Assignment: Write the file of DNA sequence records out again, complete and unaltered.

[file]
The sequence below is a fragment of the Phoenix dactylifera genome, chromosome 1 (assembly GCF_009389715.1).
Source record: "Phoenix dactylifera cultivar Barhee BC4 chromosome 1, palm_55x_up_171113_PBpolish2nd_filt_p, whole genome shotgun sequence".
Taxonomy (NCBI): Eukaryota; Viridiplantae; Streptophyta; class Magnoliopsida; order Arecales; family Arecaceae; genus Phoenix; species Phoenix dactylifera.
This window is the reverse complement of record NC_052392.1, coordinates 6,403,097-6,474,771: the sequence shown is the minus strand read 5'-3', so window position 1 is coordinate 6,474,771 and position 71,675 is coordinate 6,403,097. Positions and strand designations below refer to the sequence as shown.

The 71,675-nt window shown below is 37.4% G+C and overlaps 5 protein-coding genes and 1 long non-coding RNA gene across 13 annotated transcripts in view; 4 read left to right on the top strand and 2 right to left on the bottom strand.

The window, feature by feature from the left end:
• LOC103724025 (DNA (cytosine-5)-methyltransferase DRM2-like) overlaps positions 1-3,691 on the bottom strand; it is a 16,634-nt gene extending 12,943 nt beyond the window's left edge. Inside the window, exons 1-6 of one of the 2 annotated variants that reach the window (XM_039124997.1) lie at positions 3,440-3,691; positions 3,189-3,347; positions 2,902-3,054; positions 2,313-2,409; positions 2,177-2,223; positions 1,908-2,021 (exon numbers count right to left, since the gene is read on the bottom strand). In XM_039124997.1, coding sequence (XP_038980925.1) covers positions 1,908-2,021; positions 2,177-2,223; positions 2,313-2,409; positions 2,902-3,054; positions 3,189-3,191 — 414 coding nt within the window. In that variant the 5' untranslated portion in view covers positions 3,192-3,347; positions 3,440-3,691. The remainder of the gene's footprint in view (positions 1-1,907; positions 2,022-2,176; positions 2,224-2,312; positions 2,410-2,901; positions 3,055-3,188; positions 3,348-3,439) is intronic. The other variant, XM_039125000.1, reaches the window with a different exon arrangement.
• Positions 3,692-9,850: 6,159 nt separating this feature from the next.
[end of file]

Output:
The sequence below is a fragment of the Phoenix dactylifera genome, chromosome 1 (assembly GCF_009389715.1).
Source record: "Phoenix dactylifera cultivar Barhee BC4 chromosome 1, palm_55x_up_171113_PBpolish2nd_filt_p, whole genome shotgun sequence".
Taxonomy (NCBI): Eukaryota; Viridiplantae; Streptophyta; class Magnoliopsida; order Arecales; family Arecaceae; genus Phoenix; species Phoenix dactylifera.
This window is the reverse complement of record NC_052392.1, coordinates 6,403,097-6,474,771: the sequence shown is the minus strand read 5'-3', so window position 1 is coordinate 6,474,771 and position 71,675 is coordinate 6,403,097. Positions and strand designations below refer to the sequence as shown.

The 71,675-nt window shown below is 37.4% G+C and overlaps 5 protein-coding genes and 1 long non-coding RNA gene across 13 annotated transcripts in view; 4 read left to right on the top strand and 2 right to left on the bottom strand.

The window, feature by feature from the left end:
• LOC103724025 (DNA (cytosine-5)-methyltransferase DRM2-like) overlaps positions 1-3,691 on the bottom strand; it is a 16,634-nt gene extending 12,943 nt beyond the window's left edge. Inside the window, exons 1-6 of one of the 2 annotated variants that reach the window (XM_039124997.1) lie at positions 3,440-3,691; positions 3,189-3,347; positions 2,902-3,054; positions 2,313-2,409; positions 2,177-2,223; positions 1,908-2,021 (exon numbers count right to left, since the gene is read on the bottom strand). In XM_039124997.1, coding sequence (XP_038980925.1) covers positions 1,908-2,021; positions 2,177-2,223; positions 2,313-2,409; positions 2,902-3,054; positions 3,189-3,191 — 414 coding nt within the window. In that variant the 5' untranslated portion in view covers positions 3,192-3,347; positions 3,440-3,691. The remainder of the gene's footprint in view (positions 1-1,907; positions 2,022-2,176; positions 2,224-2,312; positions 2,410-2,901; positions 3,055-3,188; positions 3,348-3,439) is intronic. The other variant, XM_039125000.1, reaches the window with a different exon arrangement.
• Positions 3,692-9,850: 6,159 nt separating this feature from the next.